Sen. Orrin Hatch, R-Utah, found himself in the unusual position Wednesday as one of only two Republicans on the Senate Labor Committee fighting by the side of Democrats for a compromise child-care bill.

"In Utah," Hatch said, "54 percent of the women work. We need a child- care bill - and it's time we get on with it."The committee, on which Hatch is the ranking Republican, voted 11-5 to pass favorably the "Act for Better Child Care" (or ABC bill) proposed by Sen. Chris Dodd, D-Conn.

It would authorize $2.5 billion to help families find and afford child care, and would establish minimum federal standards for participating child-care sites - which has been opposed by many Republicans.

That bill is one of three under consideration for improving child care. The other two - one long-proposed by Hatch and one just being introduced by the Bush administration - would both try to provide child-care assistance through a credit on income tax available even to families where one parent stays home.

Hatch voted for the ABC bill Wednesday because he agreed earlier this year to co-sponsor it in exchange for a variety of amendments and for Democrats' pledge to also support his income tax credit bill for child care.

Hatch and Dodd said they now view their two bills as complementing each other, and that each is a needed part of the overall solution to child care. In past years, they were viewed as one-or-the-other options - and still may be by some Republicans, according to committee debate.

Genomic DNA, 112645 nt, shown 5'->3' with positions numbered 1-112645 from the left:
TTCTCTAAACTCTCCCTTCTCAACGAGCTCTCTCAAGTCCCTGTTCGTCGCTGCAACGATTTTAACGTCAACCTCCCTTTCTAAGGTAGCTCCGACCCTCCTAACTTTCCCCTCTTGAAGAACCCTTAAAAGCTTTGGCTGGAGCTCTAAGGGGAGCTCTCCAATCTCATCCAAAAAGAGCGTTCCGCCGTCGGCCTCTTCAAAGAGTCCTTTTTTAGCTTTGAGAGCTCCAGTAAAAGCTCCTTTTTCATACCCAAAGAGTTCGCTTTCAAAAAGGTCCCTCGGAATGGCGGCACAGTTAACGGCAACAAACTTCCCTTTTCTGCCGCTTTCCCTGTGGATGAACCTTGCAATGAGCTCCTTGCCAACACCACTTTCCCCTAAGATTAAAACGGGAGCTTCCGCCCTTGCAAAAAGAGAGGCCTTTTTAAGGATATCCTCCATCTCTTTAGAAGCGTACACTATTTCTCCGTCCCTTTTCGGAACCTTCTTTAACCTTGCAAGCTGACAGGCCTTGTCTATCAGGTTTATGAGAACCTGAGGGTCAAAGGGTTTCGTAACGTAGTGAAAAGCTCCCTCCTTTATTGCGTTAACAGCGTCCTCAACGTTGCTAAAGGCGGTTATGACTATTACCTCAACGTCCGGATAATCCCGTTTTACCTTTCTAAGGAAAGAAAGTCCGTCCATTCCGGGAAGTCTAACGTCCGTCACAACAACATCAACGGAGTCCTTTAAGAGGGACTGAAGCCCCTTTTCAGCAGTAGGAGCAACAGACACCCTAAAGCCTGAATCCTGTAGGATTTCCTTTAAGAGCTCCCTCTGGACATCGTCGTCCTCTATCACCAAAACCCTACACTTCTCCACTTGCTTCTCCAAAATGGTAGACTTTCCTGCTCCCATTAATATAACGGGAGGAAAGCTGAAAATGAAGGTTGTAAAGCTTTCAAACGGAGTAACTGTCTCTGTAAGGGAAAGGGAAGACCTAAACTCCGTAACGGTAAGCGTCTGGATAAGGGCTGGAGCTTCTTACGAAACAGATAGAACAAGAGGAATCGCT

Committee Republicans - except Hatch - asked that consideration of the ABC bill be delayed until President Bush's tax credit proposal can be reviewed. It was expected to be delivered late Wednesday.

But Hatch and the Democrats said that wasn't necessary because both Bush's and Hatch's tax credit bills will be reviewed by another committee - the Finance Committee - because they deal with changes in the tax code. However, Hatch and Dodd said the various proposals may all later be joined on the Senate floor.

Other Republicans then objected to the $2.5 billion cost of the bill; objected to the federal government setting child-care standards for participating centers instead of the states; and expressed worry that such standards could hinder child care by churches or relatives.

Hatch said he also opposed setting of federal standards, but felt enough compromise had been made that he could support the bill. Dodd noted that only child-care centers choosing to participate in federal programs would be required to meet minimum standards - others could provide care but would not receive federal funding.

Also, the federal funding is open to anyone who meets the minimum standards - including churches and any adult older than 18.